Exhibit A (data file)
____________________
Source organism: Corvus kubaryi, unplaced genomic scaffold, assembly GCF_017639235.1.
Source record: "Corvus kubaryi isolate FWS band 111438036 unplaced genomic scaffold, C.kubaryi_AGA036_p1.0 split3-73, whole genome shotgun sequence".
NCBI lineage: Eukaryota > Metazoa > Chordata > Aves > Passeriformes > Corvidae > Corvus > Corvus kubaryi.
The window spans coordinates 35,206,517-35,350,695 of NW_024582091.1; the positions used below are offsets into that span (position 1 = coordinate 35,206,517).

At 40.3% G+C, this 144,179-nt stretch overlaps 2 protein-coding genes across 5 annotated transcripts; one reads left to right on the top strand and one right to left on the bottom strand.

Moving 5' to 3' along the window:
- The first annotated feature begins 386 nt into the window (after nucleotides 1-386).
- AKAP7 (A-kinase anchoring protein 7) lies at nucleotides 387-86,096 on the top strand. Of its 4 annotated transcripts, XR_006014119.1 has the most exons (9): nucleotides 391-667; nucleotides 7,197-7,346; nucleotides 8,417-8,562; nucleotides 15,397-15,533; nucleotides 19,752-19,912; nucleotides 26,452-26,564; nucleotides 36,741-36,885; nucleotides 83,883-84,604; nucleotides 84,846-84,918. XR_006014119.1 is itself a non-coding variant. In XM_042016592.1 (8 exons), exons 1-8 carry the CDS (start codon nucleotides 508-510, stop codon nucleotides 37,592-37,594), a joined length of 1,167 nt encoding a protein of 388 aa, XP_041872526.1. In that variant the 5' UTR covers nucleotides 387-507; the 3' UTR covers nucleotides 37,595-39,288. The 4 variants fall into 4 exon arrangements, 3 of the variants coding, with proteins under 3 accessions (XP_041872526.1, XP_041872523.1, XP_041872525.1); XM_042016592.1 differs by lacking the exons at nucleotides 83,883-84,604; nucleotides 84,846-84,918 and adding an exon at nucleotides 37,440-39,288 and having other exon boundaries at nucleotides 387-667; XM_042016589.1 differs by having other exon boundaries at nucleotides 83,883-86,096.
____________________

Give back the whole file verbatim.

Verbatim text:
Source organism: Corvus kubaryi, unplaced genomic scaffold, assembly GCF_017639235.1.
Source record: "Corvus kubaryi isolate FWS band 111438036 unplaced genomic scaffold, C.kubaryi_AGA036_p1.0 split3-73, whole genome shotgun sequence".
NCBI lineage: Eukaryota > Metazoa > Chordata > Aves > Passeriformes > Corvidae > Corvus > Corvus kubaryi.
The window spans coordinates 35,206,517-35,350,695 of NW_024582091.1; the positions used below are offsets into that span (position 1 = coordinate 35,206,517).

At 40.3% G+C, this 144,179-nt stretch overlaps 2 protein-coding genes across 5 annotated transcripts; one reads left to right on the top strand and one right to left on the bottom strand.

Moving 5' to 3' along the window:
- The first annotated feature begins 386 nt into the window (after nucleotides 1-386).
- AKAP7 (A-kinase anchoring protein 7) lies at nucleotides 387-86,096 on the top strand. Of its 4 annotated transcripts, XR_006014119.1 has the most exons (9): nucleotides 391-667; nucleotides 7,197-7,346; nucleotides 8,417-8,562; nucleotides 15,397-15,533; nucleotides 19,752-19,912; nucleotides 26,452-26,564; nucleotides 36,741-36,885; nucleotides 83,883-84,604; nucleotides 84,846-84,918. XR_006014119.1 is itself a non-coding variant. In XM_042016592.1 (8 exons), exons 1-8 carry the CDS (start codon nucleotides 508-510, stop codon nucleotides 37,592-37,594), a joined length of 1,167 nt encoding a protein of 388 aa, XP_041872526.1. In that variant the 5' UTR covers nucleotides 387-507; the 3' UTR covers nucleotides 37,595-39,288. The 4 variants fall into 4 exon arrangements, 3 of the variants coding, with proteins under 3 accessions (XP_041872526.1, XP_041872523.1, XP_041872525.1); XM_042016592.1 differs by lacking the exons at nucleotides 83,883-84,604; nucleotides 84,846-84,918 and adding an exon at nucleotides 37,440-39,288 and having other exon boundaries at nucleotides 387-667; XM_042016589.1 differs by having other exon boundaries at nucleotides 83,883-86,096.